Thrush hunting is practiced using 5 different hunting methods, while the shotguns and cartridges used may vary depending on the hunt situation.
Thrush hunting is a hunting practice that delights many hunters. Practiced as still hunting or rough shooting, it requires great attention to detail – especially for the hide managers – and excellent ballistic skills.
A small migratory bird, the thrush has many variants, such as the song thrush, the redwing thrush and the fieldfare. Highly coveted game, both because of the difficulty in hunting it – making fascinating for this very reason – and because its delicious meat lends itself to be the star ingredient of numerous game recipes.
The song thrush is certainly the most common variant on the Italian peninsula and is characterized by the cinnamon color of its underwing, which never overruns, as instead happens with the redwing thrush, which has a carmine red underwing and a definite light eyebrow.
Thrush may be hunted from October to January. Lands on Mediterranean Sea are a genuine crossroads of migratory flows of this game bird, which mostly comes from the rest of European countries and records migratory peaks between the end of October and the beginning of November and between the last ten days of December and the start of January.
It nests in the Alps and in the Italian Apennines, starting from low altitudes and going up to 1500 meters and above, but is also very much present on the islands.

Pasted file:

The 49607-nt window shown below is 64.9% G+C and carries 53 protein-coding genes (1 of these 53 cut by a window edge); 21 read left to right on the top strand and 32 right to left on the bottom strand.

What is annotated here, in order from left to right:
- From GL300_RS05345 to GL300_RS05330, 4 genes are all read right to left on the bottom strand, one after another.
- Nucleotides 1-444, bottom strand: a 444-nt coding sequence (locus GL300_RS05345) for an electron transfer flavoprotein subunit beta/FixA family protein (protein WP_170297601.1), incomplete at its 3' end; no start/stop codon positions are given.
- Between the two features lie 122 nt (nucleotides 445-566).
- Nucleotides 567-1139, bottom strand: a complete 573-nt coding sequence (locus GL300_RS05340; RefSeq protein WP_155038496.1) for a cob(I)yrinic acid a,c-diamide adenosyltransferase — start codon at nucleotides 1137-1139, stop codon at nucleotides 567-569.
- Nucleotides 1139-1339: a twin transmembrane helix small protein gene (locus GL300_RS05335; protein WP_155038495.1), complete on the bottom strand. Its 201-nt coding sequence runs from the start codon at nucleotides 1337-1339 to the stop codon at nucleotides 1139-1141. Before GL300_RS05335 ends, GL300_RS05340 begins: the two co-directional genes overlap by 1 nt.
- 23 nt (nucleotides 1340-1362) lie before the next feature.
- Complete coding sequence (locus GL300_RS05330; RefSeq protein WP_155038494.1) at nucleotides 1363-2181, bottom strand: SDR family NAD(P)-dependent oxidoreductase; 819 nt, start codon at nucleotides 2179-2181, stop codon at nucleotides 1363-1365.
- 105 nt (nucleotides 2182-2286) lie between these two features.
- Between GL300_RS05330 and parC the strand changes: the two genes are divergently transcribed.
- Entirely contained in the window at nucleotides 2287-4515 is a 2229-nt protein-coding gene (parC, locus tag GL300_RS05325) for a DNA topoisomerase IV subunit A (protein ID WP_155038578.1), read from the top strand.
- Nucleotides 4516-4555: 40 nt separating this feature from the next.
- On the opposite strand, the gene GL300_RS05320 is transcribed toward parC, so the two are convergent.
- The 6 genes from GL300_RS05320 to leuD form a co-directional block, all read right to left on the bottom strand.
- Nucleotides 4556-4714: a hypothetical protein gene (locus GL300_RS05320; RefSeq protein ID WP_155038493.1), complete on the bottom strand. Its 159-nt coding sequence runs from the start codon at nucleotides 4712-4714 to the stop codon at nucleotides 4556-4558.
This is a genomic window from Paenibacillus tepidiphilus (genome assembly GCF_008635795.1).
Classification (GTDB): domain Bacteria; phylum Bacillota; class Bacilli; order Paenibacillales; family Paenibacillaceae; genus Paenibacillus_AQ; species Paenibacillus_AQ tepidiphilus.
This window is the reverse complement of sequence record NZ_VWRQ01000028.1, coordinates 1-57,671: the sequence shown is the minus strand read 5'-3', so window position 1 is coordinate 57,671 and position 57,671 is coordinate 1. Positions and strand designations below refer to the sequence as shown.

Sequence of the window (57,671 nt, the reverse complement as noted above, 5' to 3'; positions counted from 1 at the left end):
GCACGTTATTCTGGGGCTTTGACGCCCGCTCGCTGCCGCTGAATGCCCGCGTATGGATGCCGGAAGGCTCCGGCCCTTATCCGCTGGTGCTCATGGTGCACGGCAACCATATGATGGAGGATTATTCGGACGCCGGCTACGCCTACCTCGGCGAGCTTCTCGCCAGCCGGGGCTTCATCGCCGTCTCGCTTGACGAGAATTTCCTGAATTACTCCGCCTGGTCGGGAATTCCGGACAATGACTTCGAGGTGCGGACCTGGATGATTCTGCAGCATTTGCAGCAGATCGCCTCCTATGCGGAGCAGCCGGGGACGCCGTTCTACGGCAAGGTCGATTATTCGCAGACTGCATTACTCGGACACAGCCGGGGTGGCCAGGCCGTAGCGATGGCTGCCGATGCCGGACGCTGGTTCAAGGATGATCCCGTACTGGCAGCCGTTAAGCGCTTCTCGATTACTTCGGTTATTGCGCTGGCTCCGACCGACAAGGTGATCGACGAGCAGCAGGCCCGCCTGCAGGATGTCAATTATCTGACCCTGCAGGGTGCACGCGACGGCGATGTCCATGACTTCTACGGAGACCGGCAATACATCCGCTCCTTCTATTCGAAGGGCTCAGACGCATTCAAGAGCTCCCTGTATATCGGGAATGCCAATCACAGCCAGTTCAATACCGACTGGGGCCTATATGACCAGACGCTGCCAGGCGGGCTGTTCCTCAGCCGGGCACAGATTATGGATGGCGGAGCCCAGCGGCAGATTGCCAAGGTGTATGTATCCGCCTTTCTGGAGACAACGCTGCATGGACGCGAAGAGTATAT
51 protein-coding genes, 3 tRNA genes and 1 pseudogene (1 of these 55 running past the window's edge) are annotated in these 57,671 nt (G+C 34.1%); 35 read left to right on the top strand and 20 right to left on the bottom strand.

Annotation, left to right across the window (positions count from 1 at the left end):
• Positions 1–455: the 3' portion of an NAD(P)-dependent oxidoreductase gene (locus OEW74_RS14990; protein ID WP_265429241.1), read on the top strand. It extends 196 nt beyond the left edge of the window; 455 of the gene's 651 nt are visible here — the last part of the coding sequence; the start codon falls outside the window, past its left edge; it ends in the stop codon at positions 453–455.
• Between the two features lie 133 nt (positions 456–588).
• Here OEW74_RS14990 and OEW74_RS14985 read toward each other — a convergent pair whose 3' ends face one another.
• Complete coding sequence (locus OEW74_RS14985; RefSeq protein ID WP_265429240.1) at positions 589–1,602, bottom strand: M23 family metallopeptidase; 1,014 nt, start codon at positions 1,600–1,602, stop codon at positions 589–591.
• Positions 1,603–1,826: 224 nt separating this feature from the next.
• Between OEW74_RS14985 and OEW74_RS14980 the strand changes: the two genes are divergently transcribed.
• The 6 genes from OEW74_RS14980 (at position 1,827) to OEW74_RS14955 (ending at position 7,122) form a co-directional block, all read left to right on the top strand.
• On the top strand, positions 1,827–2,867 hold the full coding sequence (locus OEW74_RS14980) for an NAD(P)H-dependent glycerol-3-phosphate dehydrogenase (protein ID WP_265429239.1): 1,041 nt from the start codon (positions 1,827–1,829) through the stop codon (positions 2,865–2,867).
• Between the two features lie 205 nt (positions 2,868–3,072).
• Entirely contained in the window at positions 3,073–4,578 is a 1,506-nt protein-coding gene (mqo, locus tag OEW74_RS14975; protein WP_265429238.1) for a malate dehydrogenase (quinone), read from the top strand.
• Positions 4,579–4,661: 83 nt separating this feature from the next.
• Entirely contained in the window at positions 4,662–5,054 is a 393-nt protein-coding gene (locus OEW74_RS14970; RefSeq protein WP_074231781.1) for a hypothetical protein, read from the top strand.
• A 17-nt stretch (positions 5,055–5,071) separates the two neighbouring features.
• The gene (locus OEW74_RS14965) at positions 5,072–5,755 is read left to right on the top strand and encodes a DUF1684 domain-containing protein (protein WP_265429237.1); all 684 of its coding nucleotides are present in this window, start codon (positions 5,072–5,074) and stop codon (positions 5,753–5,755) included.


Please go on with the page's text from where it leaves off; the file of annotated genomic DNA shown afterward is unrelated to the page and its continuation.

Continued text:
There are five main techniques to shoot thrushes, each with its own particularities and appeal because – as with many other hunting activities – once thrush hunting so much as enters your veins, it never leaves you.
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1. INCOMING THRUSH SHOOTING FROM BLINDS
Watchful eyes scan the horizon, waiting to see when the sky becomes populated with approaching dark shapes, while the first thrush songs reach the hunters staked out near oaks, olive groves or – better yet – orange groves.
This thrush hunting technique is generally carried out for 15-20 days and brings with it real thrills. When the decoys attracts this quarry, and the hunter has to wait motionless for the right moment, the descent of the thrushes is always accompanied by an acceleration of the heart rate.
It is important to take care of mimicry so as not to be spotted and to avoid the wild twists and turns that thrushes are capable of! Shooting, as the thrushes move towards the blinds, requires shots ranging from 25 to 40 meters on average.
For this reason, long-barreled shotguns as semi-automatic, over-and-under or side-by-side shotguns, are ideal – even given the difficulty of the game, in this case the third shot could make all the difference.
The 12 gauge is certainly a very versatile choice, because it can be modulated according to the choke and adapted to both long-range shots (35-40m) and shorter shots (15-20m). On the other hand, the use of the 20 gauge, with medium weight cartridges, may be more suitable for medium distances.
2. THRUSH SHOOTING AT DOWN